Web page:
Urgencylessness
by Ken Arneson
2020-09-22 23:30

The A’s have clinched a playoff spot and the division title, so the only thing left to play for is seedings. The A’s are either going to be the #1, #2 or #3 seed in the playoffs, and play the first round at home. But there won’t be any home games beyond the first round. The rest of the playoffs will be played at neutral sites. So there’s really no remaining home field advantage left to play for.

That leaves only the quality of opponents as an incentive for the remainder of the season. But it’s not clear at all that being the #1 seed is any better than being the #2 or #3 seed. The #1 & #2 seeds play the #7 & #8 seeds, who are two best 3rd- or 4th-place teams. The #3 seed plays the #6 seed, which is the worst 2nd-place team. However it is entirely possible that the #6 team, which is almost certainly going to be the Astros, ends up with a worse record than either the #7 or #8 team. The #2 seed is likely to end up worst of the top three seeds to have in the AL, because you’re going to play whichever team finishes out of the top 2 in the AL Central. All three teams have similar records, and they each have a Cy Young candidate, Dallas Keuchel (White Sox), Kenta Maeda (Twins), and Shane Bieber (Indians) that you’d have to overcome.

That’s not to say you couldn’t get beat by the Astros or Blue Jays. You could. But more to the point, there doesn’t seem to be any clear incentive at this point for the A’s to improve their seeding.

So honestly, as the A’s faced off against baseball’s clearly best team in 2020, the Los Angeles Dodgers, I didn’t feel any real urgency to see the A’s win. I watched with the kind of calm indifference you have when watching a spring training game. Although, to be honest, I may not have had the energy to care much because I took advantage of a rare day of perfect weather and clean air quality to take a long 30-mile bike ride during the day. I was kind of too physically tired at that point to bother getting worked up about anything.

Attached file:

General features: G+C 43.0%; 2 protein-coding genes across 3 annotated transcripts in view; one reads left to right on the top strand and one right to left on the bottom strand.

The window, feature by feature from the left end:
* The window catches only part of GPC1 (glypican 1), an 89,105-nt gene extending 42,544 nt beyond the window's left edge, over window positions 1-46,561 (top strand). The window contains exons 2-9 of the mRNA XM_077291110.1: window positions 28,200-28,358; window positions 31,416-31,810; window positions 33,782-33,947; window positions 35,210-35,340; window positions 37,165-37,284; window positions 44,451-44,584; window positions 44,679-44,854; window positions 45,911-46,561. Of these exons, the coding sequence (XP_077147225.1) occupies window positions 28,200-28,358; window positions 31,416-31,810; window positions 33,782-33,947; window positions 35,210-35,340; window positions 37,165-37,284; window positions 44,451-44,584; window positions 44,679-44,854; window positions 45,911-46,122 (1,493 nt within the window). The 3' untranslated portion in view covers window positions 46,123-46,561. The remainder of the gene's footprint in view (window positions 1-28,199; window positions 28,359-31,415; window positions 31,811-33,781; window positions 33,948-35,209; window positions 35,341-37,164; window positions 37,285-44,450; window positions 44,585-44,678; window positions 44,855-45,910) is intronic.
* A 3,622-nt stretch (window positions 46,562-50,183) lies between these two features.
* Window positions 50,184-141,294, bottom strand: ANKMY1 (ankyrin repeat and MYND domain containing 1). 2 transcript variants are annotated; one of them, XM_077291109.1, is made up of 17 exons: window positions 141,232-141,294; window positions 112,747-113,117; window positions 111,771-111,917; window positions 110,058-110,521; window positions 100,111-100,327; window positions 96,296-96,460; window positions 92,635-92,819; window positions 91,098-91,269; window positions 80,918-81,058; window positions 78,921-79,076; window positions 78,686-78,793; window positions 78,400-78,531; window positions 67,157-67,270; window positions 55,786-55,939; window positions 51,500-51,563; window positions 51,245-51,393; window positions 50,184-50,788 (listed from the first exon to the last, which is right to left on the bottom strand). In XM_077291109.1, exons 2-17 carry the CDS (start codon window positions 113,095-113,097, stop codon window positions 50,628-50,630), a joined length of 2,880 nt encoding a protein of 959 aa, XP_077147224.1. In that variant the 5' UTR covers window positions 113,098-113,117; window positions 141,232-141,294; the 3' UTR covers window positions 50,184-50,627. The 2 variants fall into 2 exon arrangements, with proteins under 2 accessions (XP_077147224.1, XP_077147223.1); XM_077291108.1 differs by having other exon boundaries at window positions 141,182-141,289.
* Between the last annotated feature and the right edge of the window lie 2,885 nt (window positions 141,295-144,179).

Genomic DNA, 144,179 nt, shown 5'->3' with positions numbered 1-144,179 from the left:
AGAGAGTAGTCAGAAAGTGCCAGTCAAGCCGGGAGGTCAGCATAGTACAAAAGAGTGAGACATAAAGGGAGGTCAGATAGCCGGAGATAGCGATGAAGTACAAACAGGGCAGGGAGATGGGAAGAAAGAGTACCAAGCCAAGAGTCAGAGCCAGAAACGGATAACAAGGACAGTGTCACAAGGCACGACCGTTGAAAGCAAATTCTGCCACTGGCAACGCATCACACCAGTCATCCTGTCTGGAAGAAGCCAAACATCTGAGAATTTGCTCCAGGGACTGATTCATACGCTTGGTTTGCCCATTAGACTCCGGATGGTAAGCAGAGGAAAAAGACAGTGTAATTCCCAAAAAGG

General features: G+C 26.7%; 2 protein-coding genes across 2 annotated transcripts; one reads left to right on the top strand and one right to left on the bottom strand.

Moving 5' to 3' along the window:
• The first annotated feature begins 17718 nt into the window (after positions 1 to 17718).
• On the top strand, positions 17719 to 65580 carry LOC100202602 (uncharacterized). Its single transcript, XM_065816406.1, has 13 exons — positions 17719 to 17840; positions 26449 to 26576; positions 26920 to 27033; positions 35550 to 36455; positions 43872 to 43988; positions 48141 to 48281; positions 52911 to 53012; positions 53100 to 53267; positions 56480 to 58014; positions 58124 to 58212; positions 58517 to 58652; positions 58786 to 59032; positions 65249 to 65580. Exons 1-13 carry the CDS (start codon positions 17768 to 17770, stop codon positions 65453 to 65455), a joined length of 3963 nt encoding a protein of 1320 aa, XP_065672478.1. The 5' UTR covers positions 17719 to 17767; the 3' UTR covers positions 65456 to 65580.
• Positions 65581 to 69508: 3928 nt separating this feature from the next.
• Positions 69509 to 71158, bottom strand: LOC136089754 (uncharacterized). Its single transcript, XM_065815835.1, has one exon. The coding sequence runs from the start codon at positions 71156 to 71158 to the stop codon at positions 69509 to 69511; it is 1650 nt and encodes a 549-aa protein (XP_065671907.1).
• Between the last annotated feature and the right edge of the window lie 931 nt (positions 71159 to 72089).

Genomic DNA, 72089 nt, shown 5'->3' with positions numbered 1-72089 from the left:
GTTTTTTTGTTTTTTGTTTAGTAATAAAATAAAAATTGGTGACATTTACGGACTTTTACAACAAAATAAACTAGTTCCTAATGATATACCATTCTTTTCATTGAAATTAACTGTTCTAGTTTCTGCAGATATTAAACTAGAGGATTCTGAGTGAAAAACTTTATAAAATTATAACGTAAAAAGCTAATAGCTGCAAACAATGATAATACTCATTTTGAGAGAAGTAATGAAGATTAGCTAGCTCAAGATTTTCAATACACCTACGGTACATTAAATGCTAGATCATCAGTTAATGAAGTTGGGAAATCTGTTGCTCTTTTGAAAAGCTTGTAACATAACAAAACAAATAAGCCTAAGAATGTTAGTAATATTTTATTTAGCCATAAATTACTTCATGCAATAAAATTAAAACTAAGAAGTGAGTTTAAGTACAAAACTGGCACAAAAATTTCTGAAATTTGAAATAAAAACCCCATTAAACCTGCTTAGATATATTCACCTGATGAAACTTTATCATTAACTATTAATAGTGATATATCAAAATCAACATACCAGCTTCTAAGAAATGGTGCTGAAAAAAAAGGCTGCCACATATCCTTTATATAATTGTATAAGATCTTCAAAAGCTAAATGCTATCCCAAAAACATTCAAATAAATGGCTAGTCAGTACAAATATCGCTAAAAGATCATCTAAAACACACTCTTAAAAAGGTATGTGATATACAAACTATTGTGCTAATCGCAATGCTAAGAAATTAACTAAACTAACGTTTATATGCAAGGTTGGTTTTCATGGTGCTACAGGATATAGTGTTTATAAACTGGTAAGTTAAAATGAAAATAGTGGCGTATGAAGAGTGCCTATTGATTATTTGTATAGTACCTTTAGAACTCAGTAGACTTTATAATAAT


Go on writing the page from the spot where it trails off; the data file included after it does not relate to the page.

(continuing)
The A’s gave up a bunch of home runs to the Dodgers, and lost 7-2. Frankie Montas just hasn’t looked the same since he tweaked his back earlier in the season. His slider lacks bite, his forkball seems to float and doesn’t get hitters off balance, and all that I think makes his fastball more hittable. So that’s a bit worrisome looking ahead to the playoffs. Montas probably won’t get a start in the first round, but if the A’s advance, he’ll probably get a start in each of the subsequent rounds. That said, there probably aren’t any teams he’d face in the AL playoffs with the thunder 1-9 in the lineup that the Dodgers have.

The A’s didn’t do much offensively against Dustin May, but that dude is nasty, so that’s not much of a surprise. They didn’t do much against the Dodgers bullpen either, but the Dodgers bullpen isn’t full of the kind of mediocrity that the A’s devour on other teams.

It is tempting to ascribe the A’s lackluster outing to their urgencylessness, but I don’t think that’s fair. Even if the A’s had entered this game will full incentives to win, the outcome may have been similar. The Dodgers are good. If the A’s go a whole week losing games in this fashion and limp into the playoffs, then I’ll be concerned.

This is Ken Arneson's blog about baseball, brains, art, science, technology, philosophy, poetry, politics and whatever else Ken Arneson feels like writing about
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